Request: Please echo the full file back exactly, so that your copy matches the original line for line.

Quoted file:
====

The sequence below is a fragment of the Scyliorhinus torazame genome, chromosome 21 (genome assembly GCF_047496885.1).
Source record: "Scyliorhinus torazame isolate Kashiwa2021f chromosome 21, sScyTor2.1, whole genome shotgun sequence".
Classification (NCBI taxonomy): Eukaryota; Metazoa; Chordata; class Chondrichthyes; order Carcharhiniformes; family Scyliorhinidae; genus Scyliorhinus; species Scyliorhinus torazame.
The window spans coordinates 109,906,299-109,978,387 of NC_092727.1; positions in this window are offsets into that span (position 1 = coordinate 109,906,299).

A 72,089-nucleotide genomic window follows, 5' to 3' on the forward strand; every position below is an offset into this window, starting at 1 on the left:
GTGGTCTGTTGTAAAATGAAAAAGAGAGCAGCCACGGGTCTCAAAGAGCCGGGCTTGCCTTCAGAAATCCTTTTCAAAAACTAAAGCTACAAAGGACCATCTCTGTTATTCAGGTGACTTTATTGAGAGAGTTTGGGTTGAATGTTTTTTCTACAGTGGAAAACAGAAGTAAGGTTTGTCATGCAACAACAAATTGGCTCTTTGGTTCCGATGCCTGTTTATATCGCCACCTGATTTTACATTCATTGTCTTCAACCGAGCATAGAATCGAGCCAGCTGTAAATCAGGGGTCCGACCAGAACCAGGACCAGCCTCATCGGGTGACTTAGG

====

The sequence below is a fragment of the Scyliorhinus torazame genome, chromosome 21 (genome assembly GCF_047496885.1).
Source record: "Scyliorhinus torazame isolate Kashiwa2021f chromosome 21, sScyTor2.1, whole genome shotgun sequence".
Classification (NCBI taxonomy): Eukaryota; Metazoa; Chordata; class Chondrichthyes; order Carcharhiniformes; family Scyliorhinidae; genus Scyliorhinus; species Scyliorhinus torazame.
The window spans coordinates 109,906,299-109,978,387 of NC_092727.1; positions in this window are offsets into that span (position 1 = coordinate 109,906,299).

A 72,089-nucleotide genomic window follows, 5' to 3' on the forward strand; every position below is an offset into this window, starting at 1 on the left:
GTGGTCTGTTGTAAAATGAAAAAGAGAGCAGCCACGGGTCTCAAAGAGCCGGGCTTGCCTTCAGAAATCCTTTTCAAAAACTAAAGCTACAAAGGACCATCTCTGTTATTCAGGTGACTTTATTGAGAGAGTTTGGGTTGAATGTTTTTTCTACAGTGGAAAACAGAAGTAAGGTTTGTCATGCAACAACAAATTGGCTCTTTGGTTCCGATGCCTGTTTATATCGCCACCTGATTTTACATTCATTGTCTTCAACCGAGCATAGAATCGAGCCAGCTGTAAATCAGGGGTCCGACCAGAACCAGGACCAGCCTCATCGGGTGACTTAGG